autoevolution
Car video reviews:
 

Paul Walker’s Daughter Sues Porsche Over Actor’s Wrongful Death

The investigation by the Los Angeles County Sheriff’s Department and California Highway Patrol concluded that it was unsafe speed and not mechanical problems that caused the fiery November 2013 crash that killed Paul Walker and his friend, Roger Rodas. However, 16-year-old Meadow Rain Walker believes that her father could have survived the crash if the Porsche Carrera GT Walker's friend was driving had what it needed to prevent the vehicle from bursting into flames.
Paul Walker and his only heir, Meadow Walker 1 photo
On November 30, two years ago, at approximately 3:30 p.m., Walker and his close friend Roger Rodas, 38, left an event for the actor’s charity Reach Out Worldwide for victims of Typhoon Haiyan in the race driver’s red 2005 Porsche Carrera GT. The sportscar crashed into a concrete lamppost and two trees on Hercules Street, in a 45 mph (72 km/h) speed zone near Kelly Johnson Parkway in Valencia, Santa Clarita, California, after which the vehicle burst into flames.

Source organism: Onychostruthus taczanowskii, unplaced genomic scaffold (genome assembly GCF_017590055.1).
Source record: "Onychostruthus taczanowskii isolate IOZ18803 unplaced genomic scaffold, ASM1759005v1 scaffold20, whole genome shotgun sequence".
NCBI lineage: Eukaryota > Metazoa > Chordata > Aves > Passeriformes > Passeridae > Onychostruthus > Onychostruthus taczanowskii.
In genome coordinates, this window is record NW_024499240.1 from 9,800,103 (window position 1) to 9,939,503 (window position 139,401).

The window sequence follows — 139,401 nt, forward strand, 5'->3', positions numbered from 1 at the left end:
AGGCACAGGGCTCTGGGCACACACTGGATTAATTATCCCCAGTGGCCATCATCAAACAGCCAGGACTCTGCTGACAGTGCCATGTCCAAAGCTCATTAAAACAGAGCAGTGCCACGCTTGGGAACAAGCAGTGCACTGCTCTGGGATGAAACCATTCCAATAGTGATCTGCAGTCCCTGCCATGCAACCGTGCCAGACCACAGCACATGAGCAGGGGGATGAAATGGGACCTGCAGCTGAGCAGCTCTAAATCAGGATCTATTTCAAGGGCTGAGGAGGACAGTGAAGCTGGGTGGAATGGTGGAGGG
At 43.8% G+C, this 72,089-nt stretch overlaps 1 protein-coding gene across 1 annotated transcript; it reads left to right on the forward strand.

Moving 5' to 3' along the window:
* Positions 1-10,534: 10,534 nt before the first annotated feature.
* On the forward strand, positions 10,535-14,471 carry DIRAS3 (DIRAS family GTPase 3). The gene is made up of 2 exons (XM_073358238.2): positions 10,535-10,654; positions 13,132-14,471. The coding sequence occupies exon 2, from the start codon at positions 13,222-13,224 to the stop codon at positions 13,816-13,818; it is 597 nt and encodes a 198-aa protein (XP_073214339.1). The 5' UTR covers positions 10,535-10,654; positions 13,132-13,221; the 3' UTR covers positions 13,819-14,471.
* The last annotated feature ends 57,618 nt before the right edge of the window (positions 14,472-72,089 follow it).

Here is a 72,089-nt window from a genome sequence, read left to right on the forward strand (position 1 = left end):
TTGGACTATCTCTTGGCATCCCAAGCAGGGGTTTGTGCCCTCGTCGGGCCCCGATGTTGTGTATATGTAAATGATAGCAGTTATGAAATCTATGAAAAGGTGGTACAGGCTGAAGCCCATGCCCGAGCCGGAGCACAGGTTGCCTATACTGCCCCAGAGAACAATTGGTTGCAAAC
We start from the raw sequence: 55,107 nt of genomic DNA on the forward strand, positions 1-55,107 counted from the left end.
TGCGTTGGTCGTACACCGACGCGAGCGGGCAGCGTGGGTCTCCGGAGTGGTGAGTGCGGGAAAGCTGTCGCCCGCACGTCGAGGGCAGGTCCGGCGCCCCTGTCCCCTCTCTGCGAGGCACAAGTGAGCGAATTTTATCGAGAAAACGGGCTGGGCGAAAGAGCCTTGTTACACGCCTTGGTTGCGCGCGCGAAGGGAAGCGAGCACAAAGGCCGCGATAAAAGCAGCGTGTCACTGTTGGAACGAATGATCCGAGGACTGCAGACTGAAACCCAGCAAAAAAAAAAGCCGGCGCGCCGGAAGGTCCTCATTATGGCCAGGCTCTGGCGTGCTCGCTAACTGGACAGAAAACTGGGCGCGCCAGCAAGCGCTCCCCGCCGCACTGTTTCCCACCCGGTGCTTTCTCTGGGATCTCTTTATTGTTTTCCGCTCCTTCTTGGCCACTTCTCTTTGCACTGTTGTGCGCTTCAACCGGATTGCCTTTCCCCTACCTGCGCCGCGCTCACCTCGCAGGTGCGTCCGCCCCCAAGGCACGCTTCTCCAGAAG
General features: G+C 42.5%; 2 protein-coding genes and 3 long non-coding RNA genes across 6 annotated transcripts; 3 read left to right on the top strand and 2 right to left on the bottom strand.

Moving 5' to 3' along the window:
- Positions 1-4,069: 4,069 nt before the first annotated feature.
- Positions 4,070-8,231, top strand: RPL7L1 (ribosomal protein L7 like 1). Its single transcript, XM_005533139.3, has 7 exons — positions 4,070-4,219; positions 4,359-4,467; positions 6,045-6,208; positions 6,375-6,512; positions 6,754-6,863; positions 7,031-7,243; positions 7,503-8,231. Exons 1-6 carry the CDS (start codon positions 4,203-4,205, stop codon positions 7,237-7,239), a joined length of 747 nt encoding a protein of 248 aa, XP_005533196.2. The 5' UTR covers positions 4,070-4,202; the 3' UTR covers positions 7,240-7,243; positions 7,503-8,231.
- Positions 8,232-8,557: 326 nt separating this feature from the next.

Security camera taped the fiery car accident. Authorities determined that Rodas was driving the car, while Walker was the passenger. Both victims were declared dead at the scene. According to the Los Angeles County coroner’s office, the driver died of multiple traumatic injuries, while the Fast and Furious star died from the combined effects of traumatic and thermal trauma. In other words, the regretted actor burnt to death. Meadow: my father could have survived the crash
The wrongful-death suit claims the car lacked a proper stability control system and safeguards to protect occupants and keep it from catching fire after a collision, according to AP. Moreover, while investigators said the Porsche was going up to 94 mph (151 km/h), Meadow claims the vehicle was traveling at a lower speed - 63 to 71 mph (101 to 114 km/h) when it went out control.

According to Paul Walker daughter’s suit, the German automaker failed to include a control system in the Carrera GT model Rodas was driving, even though other models have it. Meadow says the automobile lacked proper reinforcements in its doors and used rubber fuel lines that didn’t break free to prevent a fire in a crash.

These accusations are similar to another suit filed by Rodas’ widow, Kristine Rodas, that is currently pending in a federal court in Los Angeles.

 
 
 
 
 

Would you like AUTOEVOLUTION to send you notifications?

You will only receive our top stories